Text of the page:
Third, when DAFs are created at community foundations, they not only ensure support for a local nonprofit, they also leverage the foundation’s programs, collective giving efforts, and civic leadership to advance local causes. Their funds address immediate community needs and, importantly, long-term efforts. Community foundations in turn can leverage the collective impact of those funds with other similar DAFs that share a common interest in a specific issue, like child health or adult learning.
Consider this: During the Great Recession, DAFs allowed community foundations to sustain and even increase charitable giving at a time when individual giving and endowments plummeted and communities were in need. There are countless specific examples across the country of the enormous immediate and sustained benefits DAFs have provided local communities, including:
- A foundation in Florida launched a campaign to provide food for the 21,000 children in its community on free and reduced lunch during the school year who were not being fed during the summer. The campaign raised over $1.2 million for the local food bank, and the initial funding of $500,000 came from more than 40 donors who held DAFs.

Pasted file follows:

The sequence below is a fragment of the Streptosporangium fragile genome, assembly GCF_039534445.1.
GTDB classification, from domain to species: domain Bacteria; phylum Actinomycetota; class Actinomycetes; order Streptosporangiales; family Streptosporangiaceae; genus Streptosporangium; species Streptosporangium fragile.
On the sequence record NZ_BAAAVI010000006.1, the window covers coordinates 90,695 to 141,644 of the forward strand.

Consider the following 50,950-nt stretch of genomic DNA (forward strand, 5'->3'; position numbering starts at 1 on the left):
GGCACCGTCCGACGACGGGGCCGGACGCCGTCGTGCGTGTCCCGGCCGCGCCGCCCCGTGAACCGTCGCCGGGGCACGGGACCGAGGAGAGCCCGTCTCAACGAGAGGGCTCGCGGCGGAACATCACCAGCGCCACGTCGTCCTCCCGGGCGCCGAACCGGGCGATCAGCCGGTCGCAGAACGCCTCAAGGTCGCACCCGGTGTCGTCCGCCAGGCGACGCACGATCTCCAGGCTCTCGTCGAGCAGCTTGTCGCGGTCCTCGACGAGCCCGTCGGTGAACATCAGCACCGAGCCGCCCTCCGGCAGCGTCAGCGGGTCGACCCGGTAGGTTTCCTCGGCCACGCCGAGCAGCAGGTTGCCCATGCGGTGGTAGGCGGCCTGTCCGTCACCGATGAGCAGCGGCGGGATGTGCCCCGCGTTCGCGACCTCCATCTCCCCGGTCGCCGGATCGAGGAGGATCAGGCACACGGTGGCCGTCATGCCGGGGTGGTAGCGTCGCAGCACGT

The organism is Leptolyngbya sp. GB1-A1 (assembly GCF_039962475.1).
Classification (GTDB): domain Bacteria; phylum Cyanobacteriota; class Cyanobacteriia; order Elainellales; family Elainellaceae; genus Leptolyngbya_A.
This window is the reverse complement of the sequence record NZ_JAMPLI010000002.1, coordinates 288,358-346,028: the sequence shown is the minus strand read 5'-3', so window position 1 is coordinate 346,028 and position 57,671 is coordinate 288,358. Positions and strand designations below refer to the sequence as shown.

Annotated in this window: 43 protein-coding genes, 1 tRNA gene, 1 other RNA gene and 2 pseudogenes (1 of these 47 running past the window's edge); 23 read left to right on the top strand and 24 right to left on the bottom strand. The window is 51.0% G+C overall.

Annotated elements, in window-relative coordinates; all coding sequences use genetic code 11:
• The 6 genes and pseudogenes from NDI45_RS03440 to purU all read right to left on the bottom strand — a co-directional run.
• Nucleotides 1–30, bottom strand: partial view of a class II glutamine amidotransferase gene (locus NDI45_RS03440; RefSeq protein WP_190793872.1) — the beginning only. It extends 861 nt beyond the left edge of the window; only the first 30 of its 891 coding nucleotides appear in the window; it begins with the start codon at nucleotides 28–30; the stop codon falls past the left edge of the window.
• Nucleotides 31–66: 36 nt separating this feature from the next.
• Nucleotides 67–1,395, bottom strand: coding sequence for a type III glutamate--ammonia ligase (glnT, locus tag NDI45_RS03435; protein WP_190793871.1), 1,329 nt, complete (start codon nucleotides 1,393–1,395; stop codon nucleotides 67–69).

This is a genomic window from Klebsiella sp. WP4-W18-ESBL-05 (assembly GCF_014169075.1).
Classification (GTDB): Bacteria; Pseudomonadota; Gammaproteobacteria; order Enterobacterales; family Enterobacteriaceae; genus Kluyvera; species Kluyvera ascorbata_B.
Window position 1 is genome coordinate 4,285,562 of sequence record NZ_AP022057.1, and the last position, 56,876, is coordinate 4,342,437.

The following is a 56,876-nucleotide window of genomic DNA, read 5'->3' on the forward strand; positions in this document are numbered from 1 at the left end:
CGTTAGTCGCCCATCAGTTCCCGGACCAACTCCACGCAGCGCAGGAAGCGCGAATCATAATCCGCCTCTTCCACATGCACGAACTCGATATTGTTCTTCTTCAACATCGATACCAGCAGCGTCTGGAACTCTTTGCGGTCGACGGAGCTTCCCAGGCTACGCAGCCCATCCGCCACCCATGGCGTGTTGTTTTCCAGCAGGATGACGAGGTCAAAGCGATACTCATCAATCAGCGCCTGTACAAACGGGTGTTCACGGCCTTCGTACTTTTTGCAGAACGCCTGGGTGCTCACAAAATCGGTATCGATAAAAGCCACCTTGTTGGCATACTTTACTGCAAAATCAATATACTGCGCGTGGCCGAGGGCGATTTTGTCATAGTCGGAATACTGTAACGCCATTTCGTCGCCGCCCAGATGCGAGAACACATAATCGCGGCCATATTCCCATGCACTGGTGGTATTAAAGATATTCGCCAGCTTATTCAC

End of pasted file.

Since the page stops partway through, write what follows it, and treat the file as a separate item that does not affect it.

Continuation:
- In Indiana, DAFs created an initiative to address water quality. The grant required community groups to address water quality in a manner that encompassed education, provided data driven results, and was replicable in other areas. Thanks to this grant, there is now a center devoted to furthering these efforts at a local college.
- A local business leader and his wife created a DAF to serve their rural region of southwest Oregon. For 18 years the fund has supported the local university, a statewide children’s literacy program, a regional land conservancy, and Oregon’s only national park.
The use of private resources for public benefit is one of the most deeply held traditions of American society. Millions of Americans in thousands of communities benefit from the focused dedication and generous support of donors nationwide.
We must continue to encourage this unique philanthropic instrument that allows communities to leverage resources, be resilient, building long-term resources to support future development, as well as nimbly addressing the urgent needs of today. Together DAFs and community foundations can and will bring local solutions to the causes and issues that matter most, but only if we protect them.
The Council will continue to monitor and respond to threats to philanthropy, particularly those that are rooted in misinformation, and dedicate time and energy to educating lawmakers and the public on how collectively we can support the evolution of American philanthropy.
Read our letter to the editor of the Washington Post cosigned by the Albuquerque Community Foundation, Arizona Community Foundation, Community Foundation of Central Georgia, Greater Kansas City Community Foundation, The Miami Foundation, New Hampshire Charitable Foundation, New York Community Trust, and The Seattle Foundation. And, the list is growing. More than 60 signatures have been added.
To signal your support, please sign into the CEOnet on Philanthropy Exchange and post your name, title, and foundation name or email us directly at email@example.com.